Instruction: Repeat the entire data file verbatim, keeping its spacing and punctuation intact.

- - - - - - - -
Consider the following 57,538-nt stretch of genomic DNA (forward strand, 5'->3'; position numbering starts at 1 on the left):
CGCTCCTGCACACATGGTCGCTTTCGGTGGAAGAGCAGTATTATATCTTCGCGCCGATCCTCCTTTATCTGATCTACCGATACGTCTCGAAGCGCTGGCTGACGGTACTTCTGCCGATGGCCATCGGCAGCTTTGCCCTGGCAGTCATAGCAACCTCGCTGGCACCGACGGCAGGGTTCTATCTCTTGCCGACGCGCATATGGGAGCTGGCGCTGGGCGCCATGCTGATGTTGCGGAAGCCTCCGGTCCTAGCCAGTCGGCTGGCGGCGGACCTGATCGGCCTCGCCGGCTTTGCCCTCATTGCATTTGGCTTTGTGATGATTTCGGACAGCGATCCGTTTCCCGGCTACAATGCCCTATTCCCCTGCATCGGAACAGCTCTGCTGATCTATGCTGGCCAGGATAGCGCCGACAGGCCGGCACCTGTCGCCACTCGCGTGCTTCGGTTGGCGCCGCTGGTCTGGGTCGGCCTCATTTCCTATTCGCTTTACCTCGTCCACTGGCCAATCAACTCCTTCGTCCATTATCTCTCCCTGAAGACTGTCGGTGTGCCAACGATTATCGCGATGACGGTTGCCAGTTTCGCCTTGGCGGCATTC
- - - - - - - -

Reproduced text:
Consider the following 57,538-nt stretch of genomic DNA (forward strand, 5'->3'; position numbering starts at 1 on the left):
CGCTCCTGCACACATGGTCGCTTTCGGTGGAAGAGCAGTATTATATCTTCGCGCCGATCCTCCTTTATCTGATCTACCGATACGTCTCGAAGCGCTGGCTGACGGTACTTCTGCCGATGGCCATCGGCAGCTTTGCCCTGGCAGTCATAGCAACCTCGCTGGCACCGACGGCAGGGTTCTATCTCTTGCCGACGCGCATATGGGAGCTGGCGCTGGGCGCCATGCTGATGTTGCGGAAGCCTCCGGTCCTAGCCAGTCGGCTGGCGGCGGACCTGATCGGCCTCGCCGGCTTTGCCCTCATTGCATTTGGCTTTGTGATGATTTCGGACAGCGATCCGTTTCCCGGCTACAATGCCCTATTCCCCTGCATCGGAACAGCTCTGCTGATCTATGCTGGCCAGGATAGCGCCGACAGGCCGGCACCTGTCGCCACTCGCGTGCTTCGGTTGGCGCCGCTGGTCTGGGTCGGCCTCATTTCCTATTCGCTTTACCTCGTCCACTGGCCAATCAACTCCTTCGTCCATTATCTCTCCCTGAAGACTGTCGGTGTGCCAACGATTATCGCGATGACGGTTGCCAGTTTCGCCTTGGCGGCATTC